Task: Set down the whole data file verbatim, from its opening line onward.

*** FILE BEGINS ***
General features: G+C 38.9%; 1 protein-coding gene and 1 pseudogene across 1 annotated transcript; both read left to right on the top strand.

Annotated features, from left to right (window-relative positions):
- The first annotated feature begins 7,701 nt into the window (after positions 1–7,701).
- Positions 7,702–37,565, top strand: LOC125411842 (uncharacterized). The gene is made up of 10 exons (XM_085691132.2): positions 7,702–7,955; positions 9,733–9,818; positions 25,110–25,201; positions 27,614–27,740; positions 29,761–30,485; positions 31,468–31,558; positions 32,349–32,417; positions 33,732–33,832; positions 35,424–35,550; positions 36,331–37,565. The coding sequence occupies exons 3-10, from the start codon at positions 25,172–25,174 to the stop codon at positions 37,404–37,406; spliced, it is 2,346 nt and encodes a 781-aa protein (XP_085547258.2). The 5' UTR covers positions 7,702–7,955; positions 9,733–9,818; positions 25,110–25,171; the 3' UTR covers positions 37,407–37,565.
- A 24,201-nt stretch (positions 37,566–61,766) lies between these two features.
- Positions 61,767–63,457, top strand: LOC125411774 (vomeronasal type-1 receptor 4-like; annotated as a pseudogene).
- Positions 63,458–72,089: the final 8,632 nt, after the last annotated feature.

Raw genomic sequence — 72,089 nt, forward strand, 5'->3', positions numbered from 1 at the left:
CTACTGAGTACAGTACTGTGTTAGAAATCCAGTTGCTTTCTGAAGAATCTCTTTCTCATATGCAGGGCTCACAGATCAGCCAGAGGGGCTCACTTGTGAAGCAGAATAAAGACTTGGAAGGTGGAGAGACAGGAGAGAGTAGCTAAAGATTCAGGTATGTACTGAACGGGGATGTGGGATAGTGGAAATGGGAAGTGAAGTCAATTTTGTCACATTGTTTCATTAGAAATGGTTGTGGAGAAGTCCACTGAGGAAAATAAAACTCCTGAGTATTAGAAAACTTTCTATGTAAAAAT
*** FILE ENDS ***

General features: G+C 38.9%; 1 protein-coding gene and 1 pseudogene across 1 annotated transcript; both read left to right on the top strand.

Annotated features, from left to right (window-relative positions):
- The first annotated feature begins 7,701 nt into the window (after positions 1–7,701).
- Positions 7,702–37,565, top strand: LOC125411842 (uncharacterized). The gene is made up of 10 exons (XM_085691132.2): positions 7,702–7,955; positions 9,733–9,818; positions 25,110–25,201; positions 27,614–27,740; positions 29,761–30,485; positions 31,468–31,558; positions 32,349–32,417; positions 33,732–33,832; positions 35,424–35,550; positions 36,331–37,565. The coding sequence occupies exons 3-10, from the start codon at positions 25,172–25,174 to the stop codon at positions 37,404–37,406; spliced, it is 2,346 nt and encodes a 781-aa protein (XP_085547258.2). The 5' UTR covers positions 7,702–7,955; positions 9,733–9,818; positions 25,110–25,171; the 3' UTR covers positions 37,407–37,565.
- A 24,201-nt stretch (positions 37,566–61,766) lies between these two features.
- Positions 61,767–63,457, top strand: LOC125411774 (vomeronasal type-1 receptor 4-like; annotated as a pseudogene).
- Positions 63,458–72,089: the final 8,632 nt, after the last annotated feature.

Raw genomic sequence — 72,089 nt, forward strand, 5'->3', positions numbered from 1 at the left:
CTACTGAGTACAGTACTGTGTTAGAAATCCAGTTGCTTTCTGAAGAATCTCTTTCTCATATGCAGGGCTCACAGATCAGCCAGAGGGGCTCACTTGTGAAGCAGAATAAAGACTTGGAAGGTGGAGAGACAGGAGAGAGTAGCTAAAGATTCAGGTATGTACTGAACGGGGATGTGGGATAGTGGAAATGGGAAGTGAAGTCAATTTTGTCACATTGTTTCATTAGAAATGGTTGTGGAGAAGTCCACTGAGGAAAATAAAACTCCTGAGTATTAGAAAACTTTCTATGTAAAAAT